Whilst the intensity of this eternal transformation presently unfathomable C.S. Lewis made a memorable attempt; “…. the dullest most uninteresting person you can talk to may one day be a creature which, if you saw it now, you would be strongly tempted to worship, or else a horror and a corruption…you now meet…only in a nightmare. All day long we are, in some degree helping each other to one or the other of these destinations….it is immortals whom we joke with, work with, marry, snub, and exploit – immortal horrors or everlasting splendours. x2

Just as Jesus promised that we would share his glory with the Father (John 17:20-26 ESV) he also warned that at the Judgement he would say to many who claimed his acquaintance, “‘I never knew you’13)Matt 7:23 ESV cf. Dan 12:2 ESV.

The absolute glory of God’s children will be matched by the absolute dishonouring of those who rejected the gospel offer of eternal life.

In the meantime, before heaven and hell, God is preparing us for glory (Rom 9:23 ESV).

How is he doing that? In the exact same way as he prepared his Son, working through our weak frail humanity to cause us to be totally dependent on him in the struggles and trials of daily life. outwardly small, or large, as these tribulations might be within them they contain one grand purpose.

A purpose seen only in the Spirit, educated through the Bible and shared in the fellowship of God’s people, to make us like Christ.

This is a purpose he readily reveals to his people. Our 2-year-old granddaughter Elise has learned to sing Que Sera Sera “What will I be Will I be pretty? Will I be rich?”, a bit like something shared with me during the week when someone said as a little girl she desired to be famous.

The future is ours to see, and that future is Jesus Christ in the glory of the new creation14)Rev. 21:1 ESV ff cf. 2 Cor 5:17 ESV; Gal 6:15 ESV.


God’s great purpose in creation was to “bring many sons to glory” through the suffering of his own Son (Heb 2:10 ESV).

Why are persecuted and downtrodden Christians so full of the Spirit of God, possessing such intense joy in the Lord, it’s because suffering with Jesus15)Rom 8:17 ESV; Col 1:24 ESV; 2 Cor 4:7-12 ESV they’ve been turned inside out, instead of thinking of themselves, in praise or put down, they see who they are becoming in Christ.

And this is inexpressibly wonderful.

The humanity and suffering of Jesus testifies to all that God is no like us, not selfish but other centred and that the goal of each of our lives is to bring others to their true destiny in Christ and to do whatever we can in the here and now to help them grow in that glory. This is the mission and reason for the Church.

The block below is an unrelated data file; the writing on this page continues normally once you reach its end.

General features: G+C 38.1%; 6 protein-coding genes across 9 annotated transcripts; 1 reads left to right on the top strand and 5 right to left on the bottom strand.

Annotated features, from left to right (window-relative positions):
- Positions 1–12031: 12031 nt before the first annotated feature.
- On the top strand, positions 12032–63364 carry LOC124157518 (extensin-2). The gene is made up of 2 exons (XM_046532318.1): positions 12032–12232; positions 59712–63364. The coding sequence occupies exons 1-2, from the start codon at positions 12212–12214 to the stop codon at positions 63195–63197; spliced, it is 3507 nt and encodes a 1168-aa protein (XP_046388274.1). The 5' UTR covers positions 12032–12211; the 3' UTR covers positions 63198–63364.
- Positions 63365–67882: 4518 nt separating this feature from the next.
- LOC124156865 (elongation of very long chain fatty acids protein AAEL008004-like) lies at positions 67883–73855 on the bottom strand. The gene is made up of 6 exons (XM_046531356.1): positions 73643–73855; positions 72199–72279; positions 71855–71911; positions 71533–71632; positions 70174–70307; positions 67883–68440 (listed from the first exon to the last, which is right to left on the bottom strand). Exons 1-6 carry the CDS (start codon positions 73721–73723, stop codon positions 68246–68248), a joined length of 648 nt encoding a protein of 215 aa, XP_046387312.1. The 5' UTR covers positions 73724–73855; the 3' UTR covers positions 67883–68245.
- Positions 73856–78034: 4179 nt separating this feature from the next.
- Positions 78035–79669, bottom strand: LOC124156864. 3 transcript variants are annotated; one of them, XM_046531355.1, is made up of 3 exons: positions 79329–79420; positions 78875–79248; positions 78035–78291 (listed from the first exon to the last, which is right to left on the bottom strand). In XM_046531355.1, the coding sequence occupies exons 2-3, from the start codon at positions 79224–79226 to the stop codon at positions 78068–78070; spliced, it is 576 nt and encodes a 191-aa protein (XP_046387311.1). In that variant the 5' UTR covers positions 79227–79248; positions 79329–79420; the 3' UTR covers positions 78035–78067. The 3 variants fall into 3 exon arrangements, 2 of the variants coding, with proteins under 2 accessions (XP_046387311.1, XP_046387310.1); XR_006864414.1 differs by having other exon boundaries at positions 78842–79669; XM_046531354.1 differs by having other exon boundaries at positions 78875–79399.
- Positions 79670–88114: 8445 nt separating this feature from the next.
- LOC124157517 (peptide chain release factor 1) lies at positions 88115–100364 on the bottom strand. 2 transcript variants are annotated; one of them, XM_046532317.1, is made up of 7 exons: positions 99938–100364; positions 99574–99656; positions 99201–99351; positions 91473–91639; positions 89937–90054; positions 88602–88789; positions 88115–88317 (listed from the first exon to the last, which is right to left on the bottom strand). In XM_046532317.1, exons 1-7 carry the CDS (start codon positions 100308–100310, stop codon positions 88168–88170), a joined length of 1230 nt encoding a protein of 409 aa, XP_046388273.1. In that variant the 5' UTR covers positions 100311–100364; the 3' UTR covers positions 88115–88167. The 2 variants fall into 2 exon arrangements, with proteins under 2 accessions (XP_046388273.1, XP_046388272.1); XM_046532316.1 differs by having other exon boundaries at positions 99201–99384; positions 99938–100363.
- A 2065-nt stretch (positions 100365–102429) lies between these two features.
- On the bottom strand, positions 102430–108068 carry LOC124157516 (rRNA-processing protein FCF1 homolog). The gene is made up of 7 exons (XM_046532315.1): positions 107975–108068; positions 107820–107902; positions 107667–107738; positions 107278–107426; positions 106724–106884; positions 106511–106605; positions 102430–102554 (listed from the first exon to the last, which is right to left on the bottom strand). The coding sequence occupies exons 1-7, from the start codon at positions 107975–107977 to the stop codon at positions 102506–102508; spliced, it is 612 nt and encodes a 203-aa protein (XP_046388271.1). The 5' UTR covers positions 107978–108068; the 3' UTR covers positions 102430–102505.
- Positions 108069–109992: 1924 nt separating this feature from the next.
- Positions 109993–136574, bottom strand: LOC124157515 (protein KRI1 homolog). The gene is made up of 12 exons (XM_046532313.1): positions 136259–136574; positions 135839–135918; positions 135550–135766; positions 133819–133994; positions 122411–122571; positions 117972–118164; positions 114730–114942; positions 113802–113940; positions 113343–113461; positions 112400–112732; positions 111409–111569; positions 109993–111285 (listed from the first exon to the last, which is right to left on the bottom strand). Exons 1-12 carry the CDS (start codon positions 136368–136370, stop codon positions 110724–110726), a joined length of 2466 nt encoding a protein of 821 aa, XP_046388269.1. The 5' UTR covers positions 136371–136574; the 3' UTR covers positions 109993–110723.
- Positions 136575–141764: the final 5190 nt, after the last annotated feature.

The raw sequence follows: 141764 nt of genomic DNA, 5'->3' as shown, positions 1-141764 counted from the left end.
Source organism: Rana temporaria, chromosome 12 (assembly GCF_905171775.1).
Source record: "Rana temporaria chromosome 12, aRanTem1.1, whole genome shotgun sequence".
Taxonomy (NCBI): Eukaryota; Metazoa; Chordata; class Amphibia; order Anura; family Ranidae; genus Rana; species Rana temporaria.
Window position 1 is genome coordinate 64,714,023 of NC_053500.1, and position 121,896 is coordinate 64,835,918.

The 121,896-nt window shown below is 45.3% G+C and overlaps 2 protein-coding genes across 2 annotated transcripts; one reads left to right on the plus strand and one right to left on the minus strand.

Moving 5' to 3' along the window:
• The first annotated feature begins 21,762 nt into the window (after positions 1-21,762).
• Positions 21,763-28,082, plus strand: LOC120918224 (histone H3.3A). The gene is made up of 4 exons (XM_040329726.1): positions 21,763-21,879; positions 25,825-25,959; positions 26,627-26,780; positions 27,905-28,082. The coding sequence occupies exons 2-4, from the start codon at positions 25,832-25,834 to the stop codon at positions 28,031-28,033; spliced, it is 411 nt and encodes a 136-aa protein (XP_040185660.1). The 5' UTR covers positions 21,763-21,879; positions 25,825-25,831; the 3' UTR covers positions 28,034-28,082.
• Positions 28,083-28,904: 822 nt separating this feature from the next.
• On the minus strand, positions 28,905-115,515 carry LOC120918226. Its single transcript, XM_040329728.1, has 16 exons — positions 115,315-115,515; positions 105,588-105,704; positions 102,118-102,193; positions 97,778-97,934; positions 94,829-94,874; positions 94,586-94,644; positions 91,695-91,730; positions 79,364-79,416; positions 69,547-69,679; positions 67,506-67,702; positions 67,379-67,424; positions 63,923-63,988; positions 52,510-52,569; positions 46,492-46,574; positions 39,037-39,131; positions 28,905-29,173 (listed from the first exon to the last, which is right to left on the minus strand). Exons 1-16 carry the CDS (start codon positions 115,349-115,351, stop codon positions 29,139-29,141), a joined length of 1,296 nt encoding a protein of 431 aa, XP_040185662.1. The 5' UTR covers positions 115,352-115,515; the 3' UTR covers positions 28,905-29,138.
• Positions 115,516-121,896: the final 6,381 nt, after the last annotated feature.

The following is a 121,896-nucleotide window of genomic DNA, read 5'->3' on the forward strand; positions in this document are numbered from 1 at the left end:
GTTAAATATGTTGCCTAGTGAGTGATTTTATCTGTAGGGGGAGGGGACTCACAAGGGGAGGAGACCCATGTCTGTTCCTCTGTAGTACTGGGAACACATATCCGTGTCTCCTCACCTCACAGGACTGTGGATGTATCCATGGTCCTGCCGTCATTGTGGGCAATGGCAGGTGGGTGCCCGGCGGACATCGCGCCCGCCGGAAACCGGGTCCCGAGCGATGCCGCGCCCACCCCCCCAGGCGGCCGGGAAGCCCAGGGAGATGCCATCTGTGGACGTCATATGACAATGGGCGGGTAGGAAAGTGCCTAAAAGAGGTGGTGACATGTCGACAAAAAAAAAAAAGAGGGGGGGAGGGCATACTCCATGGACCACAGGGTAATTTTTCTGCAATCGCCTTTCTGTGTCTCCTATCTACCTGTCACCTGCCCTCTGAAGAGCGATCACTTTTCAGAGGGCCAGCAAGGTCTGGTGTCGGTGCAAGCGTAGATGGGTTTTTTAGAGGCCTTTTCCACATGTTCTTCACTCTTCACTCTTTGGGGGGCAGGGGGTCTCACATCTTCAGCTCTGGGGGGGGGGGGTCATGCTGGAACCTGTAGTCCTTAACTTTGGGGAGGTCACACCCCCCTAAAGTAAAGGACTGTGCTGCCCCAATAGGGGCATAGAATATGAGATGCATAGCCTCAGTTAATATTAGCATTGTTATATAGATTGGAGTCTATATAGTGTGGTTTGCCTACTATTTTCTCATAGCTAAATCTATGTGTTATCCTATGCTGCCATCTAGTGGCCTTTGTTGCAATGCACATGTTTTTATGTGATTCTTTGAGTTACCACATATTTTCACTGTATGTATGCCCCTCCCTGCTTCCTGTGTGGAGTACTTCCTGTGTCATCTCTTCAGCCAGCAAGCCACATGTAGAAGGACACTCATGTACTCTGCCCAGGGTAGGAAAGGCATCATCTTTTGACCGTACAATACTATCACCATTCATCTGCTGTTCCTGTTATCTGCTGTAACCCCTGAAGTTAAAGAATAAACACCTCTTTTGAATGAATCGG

When Donna and I were in the art gallery the other day someone started to talk to me about the mess in the world, this mess, and it will get worse in our culture is directly caused by the sin of seeking personal glory instead of the glory of the one true God revealed in Jesus Christ16)John 12:43 ESV; John 17:3 ESV; Rom 2:7 ESV.

Will you seek his glory; will we identify with Christ the Glorifier of all?

Will we share his prayer, ““Father, glorify your name?” (John 12:28 ESV).

Whatever the consequences whatever the cost they are “not worth comparing with the glory that is to be revealed in us” which is Jesus17)Rom 8:18 ESV; Gal 1:16 ESV

MESSAGE DELIVERED: 17. June, 2018 Location: St Marks

Author: Dr. John Yates

YouTube or PODCAST:

17th June, 2018.

References   [ + ]

1. Luke 24:26 ESV; 2 Cor 4:6 ESV; Col 1:27 ESV; Tit 2:13 ESV; James 2:1 ESV
2. Ps 72:19 ESV; Isa 6:3 ESV; Isa 11:9 ESV; Hab 2:14 ESV; Rev 21:11 ESV
3. Isa 14:14 ESV cf. Ezek 28:2, 6, 9 ESV
4. Isa 42:8 ESV; Isa 48:11 ESV
5. Rom 16:25 ESV; Eph 3:9 ESV; Col 1:26 ESV
6. John 14:10 ESV; John 17:8 ESV
7. John 17:24 ESV cf. John 17:5 ESV
8. Ps 22:24 ESV cf. Isa 59:2 ESV; Isa 64:7 ESV
9. Rom 6:4 ESV cf. Eph 1:17 ESV
10. 1 Cor 15:24-28 ESV; Phil 2:11 ESV
11. John 17:22-26 ESV; Eph 1:22 ESV
12. Phil 3:21 ESV; 1 John 3:2 ESV
13. Matt 7:23 ESV cf. Dan 12:2 ESV
14. Rev. 21:1 ESV ff cf. 2 Cor 5:17 ESV; Gal 6:15 ESV
15. Rom 8:17 ESV; Col 1:24 ESV; 2 Cor 4:7-12 ESV
16. John 12:43 ESV; John 17:3 ESV; Rom 2:7 ESV
17. Rom 8:18 ESV; Gal 1:16 ESV